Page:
‘Deeply sorry’: Cunningham apologizes in first public remarks since sexting scandal

RALEIGH — North Carolina U.S. Senate candidate Cal Cunningham inched back into the public sphere on Wednesday, a day after The Associated Press reported the Democratic contender had an intimate encounter this summer with a public relations consultant.

“I want you to hear something directly from me,” Cunningham said in his first remarks since news of the texts and his affair broke last week. “I am deeply sorry for the hurt I have caused in my personal life and I also apologize to all of you.”

Cunningham delivered a brief live speech at a virtual North Carolina League of Conservation Voters Green Tie Awards event.

Late last Friday, Cunningham released a statement apologizing for hurting his family and disappointing his friends. The National File obtained sext messages from the Democrat to Arlene Guzman Todd, a California strategist. In an interview with The Associated Press, Todd said she and Cunningham had an affair and were intimate as recently as July.


Cunningham didn’t get into specifics in his comments Wednesday night.

“I hope each of you watching at home accept this sincere apology and that we will continue to work together to change the direction of our country and strengthen our state,” he said.

Because he is a lieutenant colonel, Cunningham is now the subject of an Army Reserve investigation.

[RELATED: Army Reserve investigating US Senate hopeful Cunningham amid personal scandal]

“The Army Reserve is investigating the matters involving (Lt. Col.) James Cunningham,” Lt. Col. Simon Flake said in an emailed statement Wednesday morning that cited Cunningham by his official first name. “As such, we are unable to provide further details at this time.”

Flake did not explain why the Army is investigating or how Cunningham’s relationship with the woman might affect his military career. Adultery has long been a violation of the Uniform Code of Military Justice. Last year the wording was broadened to include any “extramarital sexual contact.” Service members can face a maximum penalty of dishonorable discharge, forfeiture of pay and confinement for a year.

Without addressing the specifics of Cunningham’s situation, military law expert Eric Carpenter said Wednesday in an interview that a reservist can’t be court-martialed unless several legal hurdles are met, including evidence the sexual contact happened while the reservist was on active duty. However, a commanding officer could separately issue a reprimand for unbecoming conduct, said Carpenter, a professor at Florida International University College of Law.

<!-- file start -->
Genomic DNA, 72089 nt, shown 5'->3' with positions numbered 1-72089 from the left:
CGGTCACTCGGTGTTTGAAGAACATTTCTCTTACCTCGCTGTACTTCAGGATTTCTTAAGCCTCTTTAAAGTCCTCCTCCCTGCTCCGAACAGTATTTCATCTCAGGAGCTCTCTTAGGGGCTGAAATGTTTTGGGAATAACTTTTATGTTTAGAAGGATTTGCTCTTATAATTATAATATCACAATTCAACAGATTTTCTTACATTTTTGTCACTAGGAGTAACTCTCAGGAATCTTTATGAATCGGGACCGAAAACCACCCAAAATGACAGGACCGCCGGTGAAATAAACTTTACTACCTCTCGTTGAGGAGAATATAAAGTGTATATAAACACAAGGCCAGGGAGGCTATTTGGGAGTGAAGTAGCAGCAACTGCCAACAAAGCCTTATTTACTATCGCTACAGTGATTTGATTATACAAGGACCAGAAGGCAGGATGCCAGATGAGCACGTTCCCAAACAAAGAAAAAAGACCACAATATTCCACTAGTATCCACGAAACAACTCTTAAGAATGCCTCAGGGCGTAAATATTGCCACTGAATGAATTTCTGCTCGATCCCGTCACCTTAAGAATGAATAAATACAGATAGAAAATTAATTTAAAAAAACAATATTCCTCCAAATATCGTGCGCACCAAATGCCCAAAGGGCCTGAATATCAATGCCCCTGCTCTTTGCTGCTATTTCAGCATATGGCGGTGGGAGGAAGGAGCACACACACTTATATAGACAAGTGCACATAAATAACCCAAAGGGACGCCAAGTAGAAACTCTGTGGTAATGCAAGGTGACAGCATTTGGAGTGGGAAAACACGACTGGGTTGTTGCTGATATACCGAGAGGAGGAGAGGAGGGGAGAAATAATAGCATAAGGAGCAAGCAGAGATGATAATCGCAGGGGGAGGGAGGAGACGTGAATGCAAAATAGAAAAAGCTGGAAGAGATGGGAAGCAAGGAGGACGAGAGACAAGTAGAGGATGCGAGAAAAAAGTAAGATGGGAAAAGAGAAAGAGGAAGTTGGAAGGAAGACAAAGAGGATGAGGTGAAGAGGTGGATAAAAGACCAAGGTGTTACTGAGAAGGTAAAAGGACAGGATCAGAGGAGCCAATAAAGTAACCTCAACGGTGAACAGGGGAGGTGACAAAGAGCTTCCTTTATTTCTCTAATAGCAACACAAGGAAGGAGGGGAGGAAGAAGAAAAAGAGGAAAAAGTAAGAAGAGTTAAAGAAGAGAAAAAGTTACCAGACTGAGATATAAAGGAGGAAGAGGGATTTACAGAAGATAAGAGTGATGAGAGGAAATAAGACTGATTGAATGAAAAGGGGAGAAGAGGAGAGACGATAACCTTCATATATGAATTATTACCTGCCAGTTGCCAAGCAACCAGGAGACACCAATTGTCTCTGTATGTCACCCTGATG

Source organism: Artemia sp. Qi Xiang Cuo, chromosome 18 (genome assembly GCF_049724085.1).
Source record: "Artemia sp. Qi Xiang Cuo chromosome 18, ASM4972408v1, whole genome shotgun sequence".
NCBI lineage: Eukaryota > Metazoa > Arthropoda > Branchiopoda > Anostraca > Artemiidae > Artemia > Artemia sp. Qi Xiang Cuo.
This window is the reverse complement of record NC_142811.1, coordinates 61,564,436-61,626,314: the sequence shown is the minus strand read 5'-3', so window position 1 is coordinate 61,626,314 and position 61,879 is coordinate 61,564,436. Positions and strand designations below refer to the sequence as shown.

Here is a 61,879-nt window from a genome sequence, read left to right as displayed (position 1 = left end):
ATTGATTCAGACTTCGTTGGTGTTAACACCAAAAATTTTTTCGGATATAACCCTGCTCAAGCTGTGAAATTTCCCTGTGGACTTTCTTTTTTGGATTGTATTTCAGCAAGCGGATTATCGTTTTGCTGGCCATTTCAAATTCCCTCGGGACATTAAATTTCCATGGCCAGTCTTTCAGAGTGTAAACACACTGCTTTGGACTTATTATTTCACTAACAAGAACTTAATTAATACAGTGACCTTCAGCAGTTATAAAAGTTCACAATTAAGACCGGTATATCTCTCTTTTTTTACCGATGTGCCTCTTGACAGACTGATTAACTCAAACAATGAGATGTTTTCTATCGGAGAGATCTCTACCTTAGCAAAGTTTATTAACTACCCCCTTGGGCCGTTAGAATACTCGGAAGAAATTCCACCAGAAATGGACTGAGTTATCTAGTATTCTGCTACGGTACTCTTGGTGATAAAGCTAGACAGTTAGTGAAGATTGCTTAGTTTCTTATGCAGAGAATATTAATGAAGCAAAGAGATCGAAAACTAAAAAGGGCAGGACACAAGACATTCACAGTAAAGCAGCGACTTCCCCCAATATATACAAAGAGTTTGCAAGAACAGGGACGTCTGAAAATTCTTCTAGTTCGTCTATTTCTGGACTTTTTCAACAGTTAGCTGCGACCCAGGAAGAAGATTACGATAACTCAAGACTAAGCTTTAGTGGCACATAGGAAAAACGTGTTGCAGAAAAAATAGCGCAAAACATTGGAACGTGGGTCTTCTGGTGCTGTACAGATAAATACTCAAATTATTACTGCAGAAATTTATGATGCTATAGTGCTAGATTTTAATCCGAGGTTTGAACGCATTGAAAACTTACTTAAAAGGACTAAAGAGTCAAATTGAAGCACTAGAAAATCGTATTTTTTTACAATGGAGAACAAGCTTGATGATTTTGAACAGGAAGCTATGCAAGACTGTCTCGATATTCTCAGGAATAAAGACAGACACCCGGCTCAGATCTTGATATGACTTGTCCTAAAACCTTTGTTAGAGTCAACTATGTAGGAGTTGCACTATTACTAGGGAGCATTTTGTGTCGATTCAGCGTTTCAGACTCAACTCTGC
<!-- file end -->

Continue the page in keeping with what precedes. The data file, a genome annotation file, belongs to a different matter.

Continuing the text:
In an interview with WLOS, Cunningham’s opponent incumbent, Sen. Thom Tillis, said Cunningham owes the voters of North Carolina an explanation.

“This isn’t something that happened five years ago or 10 years ago,” Tillis said. “This is something that happened days or weeks ago.”

After briefly addressing the scandal and apologizing, Cunningham focused his remarks on the stakes of what he called the most important election of our lifetime.

“I will not get sidetracked, and I hope you won’t either,” Cunningham said. “The stakes are too high in this election.”

After Cunningham’s remarks, Luke Blanchat, the campaign manager for Tillis, said the Democrat’s comments "make his scandal and the hypocrisy of his campaign worse.”

“Cal Cunningham needs to stop hiding behind prewritten statements and teleprompters,” Blanchat said. “He needs to answer every single question from reporters he has spent the last week ignoring. North Carolinians deserve a full explanation: The truth still matters.”

Within hours of the military disclosing that it is investigating Cunningham, a lieutenant colonel in the Army Reserve, he rejected the idea that the race with Tillis had turned into a referendum on his character, even while expressing remorse for extramarital activity.

“I’ve made it clear that I’ve hurt my family and that I’ve disappointed my supporters, and I’m taking responsibility for that,” Cunningham told WNCN-TV, which found him in the parking lot of a Raleigh coffee shop. “I’m very clear that this campaign isn’t about my personal life; it’s about the people of North Carolina; it’s about the issues that are important to North Carolinians, and that’s what I’m staying focused on.”

Cunningham and his campaign had been largely quiet since he acknowledged the texts last Friday and apologized. But that changed Wednesday with comments by him and his allies.

Cunningham campaign spokesperson Rachel Petri said in a news release that the candidate “will participate in this process,” a reference to the military investigation — but she also noted that it “does not change the stakes of this election or the need for new leaders who will fight for the issues North Carolinians care about.”

Meanwhile, Tillis, who is quarantined in his North Carolina home after testing positive for COVID-19 last week, has gone on television several times saying voters need to hear directly from Cunningham, who he said made the race about integrity in a recent debate. The candidates have faced off three times.

No more debates are scheduled.

Gary D. Robertson with the Associated Press contributed to this article.